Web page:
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January 30, 2005


Jenny D

Your weekly roundup is one of my great Sunday morning pleasures!

I thought the Shalit essay was interesting but highly problematic (and her modesty book is one of my least, least favorite books, did you ever read it?); I really don't like the sort of "authenticity" move she makes. So Nathan Englander's critical of aspects of Orthodox Judaism. But he's a fabulous, fabulous writer (much more interesting, to my mind, than Allegra Goodman, whose books are great fun but don't have the same sharp style that made me love FOR THE RELIEF OF UNBEARABLE URGES even though I never, never, never read short-story collections). And what would she say about the works of someone like Chaim Potok, who as far as I am concerned was an absolutely wonderful novelist, but in many cases highly critical of the ways that religion can distort and deform the coming-of-age stories he tells?

And yes, I haven't read Sam Lipsyte's novel either, but I saw him read on Tuesday with Stephen Elliott & was confirmed in my suspicion that it should go near the top of the pile...


I read the Shalit essay with great interest, too, curious to see if crime writers such as Kellerman and Krich would get a mention. (Of course not!)

The essay reminded me of Franzen's famous piece about what the novel needs, for it seems to suggest you need to be, well, Wendy Shalit or someone like her to write well about the Orthodox community. I don't have the essay in front of me, but IIRC she says that the best work may be done by former outsiders, possibly writers, who embrace the Orthodox life and bring with them their "secular" talents.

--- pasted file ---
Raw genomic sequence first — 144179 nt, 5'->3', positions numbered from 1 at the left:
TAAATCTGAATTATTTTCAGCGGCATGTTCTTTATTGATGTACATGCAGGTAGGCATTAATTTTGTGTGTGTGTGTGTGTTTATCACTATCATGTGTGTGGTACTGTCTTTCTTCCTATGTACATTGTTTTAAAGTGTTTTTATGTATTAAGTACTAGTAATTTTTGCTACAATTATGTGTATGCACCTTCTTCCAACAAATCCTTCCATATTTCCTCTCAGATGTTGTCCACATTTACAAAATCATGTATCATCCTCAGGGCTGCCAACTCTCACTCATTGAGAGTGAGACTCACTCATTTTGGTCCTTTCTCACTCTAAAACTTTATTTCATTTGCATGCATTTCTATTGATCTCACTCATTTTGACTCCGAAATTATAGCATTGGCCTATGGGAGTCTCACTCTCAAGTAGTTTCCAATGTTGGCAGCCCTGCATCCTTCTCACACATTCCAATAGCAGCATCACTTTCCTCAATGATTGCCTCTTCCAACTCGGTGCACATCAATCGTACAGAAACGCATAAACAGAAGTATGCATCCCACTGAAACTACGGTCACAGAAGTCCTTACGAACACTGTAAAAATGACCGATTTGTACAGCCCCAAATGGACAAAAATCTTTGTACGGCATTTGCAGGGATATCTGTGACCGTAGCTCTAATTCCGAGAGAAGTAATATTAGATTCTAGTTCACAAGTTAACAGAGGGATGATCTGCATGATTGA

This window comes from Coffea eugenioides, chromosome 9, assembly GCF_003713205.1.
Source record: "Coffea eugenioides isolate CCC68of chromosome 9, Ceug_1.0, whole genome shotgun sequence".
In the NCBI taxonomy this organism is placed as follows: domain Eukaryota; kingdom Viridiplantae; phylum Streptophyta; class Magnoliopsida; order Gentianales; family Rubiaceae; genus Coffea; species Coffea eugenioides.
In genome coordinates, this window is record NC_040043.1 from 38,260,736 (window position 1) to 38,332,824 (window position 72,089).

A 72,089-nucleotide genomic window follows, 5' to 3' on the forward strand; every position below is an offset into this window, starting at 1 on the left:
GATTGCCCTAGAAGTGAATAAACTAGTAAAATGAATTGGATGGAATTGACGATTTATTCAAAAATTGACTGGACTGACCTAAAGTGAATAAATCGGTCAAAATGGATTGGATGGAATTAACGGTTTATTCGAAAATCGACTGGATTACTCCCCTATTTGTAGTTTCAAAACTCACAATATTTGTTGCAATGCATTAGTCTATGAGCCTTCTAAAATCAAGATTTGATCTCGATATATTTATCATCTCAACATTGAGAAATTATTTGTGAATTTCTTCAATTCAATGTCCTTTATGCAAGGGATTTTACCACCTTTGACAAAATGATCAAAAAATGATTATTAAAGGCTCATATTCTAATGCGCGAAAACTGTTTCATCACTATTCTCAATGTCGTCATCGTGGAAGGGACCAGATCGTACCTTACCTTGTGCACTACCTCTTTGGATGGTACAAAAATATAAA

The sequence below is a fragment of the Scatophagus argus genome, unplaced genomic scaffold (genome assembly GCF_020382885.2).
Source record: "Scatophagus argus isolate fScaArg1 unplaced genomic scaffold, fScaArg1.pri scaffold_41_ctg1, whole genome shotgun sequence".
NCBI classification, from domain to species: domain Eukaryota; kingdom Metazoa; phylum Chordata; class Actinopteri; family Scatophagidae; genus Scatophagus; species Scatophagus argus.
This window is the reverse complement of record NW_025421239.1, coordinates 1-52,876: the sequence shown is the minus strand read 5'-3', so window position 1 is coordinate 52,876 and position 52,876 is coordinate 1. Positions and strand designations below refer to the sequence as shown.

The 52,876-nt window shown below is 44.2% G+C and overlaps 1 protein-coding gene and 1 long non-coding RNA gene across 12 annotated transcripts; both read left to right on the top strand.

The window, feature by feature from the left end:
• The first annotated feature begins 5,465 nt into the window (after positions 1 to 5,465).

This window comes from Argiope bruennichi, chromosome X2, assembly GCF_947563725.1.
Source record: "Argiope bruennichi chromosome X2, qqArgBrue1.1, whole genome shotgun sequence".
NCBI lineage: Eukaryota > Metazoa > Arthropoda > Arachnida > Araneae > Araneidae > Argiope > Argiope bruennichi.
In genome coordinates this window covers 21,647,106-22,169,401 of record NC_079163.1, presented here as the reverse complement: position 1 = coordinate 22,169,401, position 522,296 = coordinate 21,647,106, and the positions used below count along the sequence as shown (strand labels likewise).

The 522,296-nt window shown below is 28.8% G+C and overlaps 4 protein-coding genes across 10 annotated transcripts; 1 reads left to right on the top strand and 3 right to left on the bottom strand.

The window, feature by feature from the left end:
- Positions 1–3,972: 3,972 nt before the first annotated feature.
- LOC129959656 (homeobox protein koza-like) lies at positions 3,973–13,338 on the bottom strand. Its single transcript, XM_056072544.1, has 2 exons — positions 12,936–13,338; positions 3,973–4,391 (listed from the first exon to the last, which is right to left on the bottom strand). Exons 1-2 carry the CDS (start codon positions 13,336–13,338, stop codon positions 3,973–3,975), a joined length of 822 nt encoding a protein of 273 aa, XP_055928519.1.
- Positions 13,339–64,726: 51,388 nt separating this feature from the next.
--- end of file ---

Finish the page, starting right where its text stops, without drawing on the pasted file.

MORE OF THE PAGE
YOur review of LOS ANGELES is right on the money. I think the best part is you don't see the end coming. In addition the LA TIMES Book Review also reviews this excellent book. Let hope that it isn't 4 more years till we hear from Smith again.

Jenny D

Laura's analysis is spot on! It's pretty disingenous.... (And I haven't read Krich, but the best of those Faye Kellerman books are really interesting on this topic.)

Naomi D.

Hi, Sarah. Nice blog!

Reading the Shalit piece reminded me that I hardly ever see any mention of THE MIND-BODY PROBLEM by Rebecca Goldstein-- in my opinion, a very good, funny and touching first novel. Sexy, too. The main character is a little like the main character in your latest short story. I've liked some of G.'s other novels better, but this one was probably quite unusual for its time in the way it treated a young Orthodox woman.

Cheers, and keep up the good work!


A wonderful, wonderful novel.

If you tell me you've read A NOVEL CALLED HERITAGE, my head will explode in delight.

Lee Goldberg


Why do you consider Wilbur Smith "a train wreck?" I haven't read his books since I was a kid...but I remember enjoying them.

Naomi D.

I hadn't even heard of A NOVEL CALLED HERITAGE, but I'll read it now. It looks good from what little I can find about it online.

Jimmy Beck

I second Jenny and Laura on the Shalit piece. It smacks of defensiveness and the cheap identity politics from which no good fiction ever emerged. Criticize the Lubavitchers and their self-proclaimed messiah? "Chas veh chalillah." ("God forbid.")

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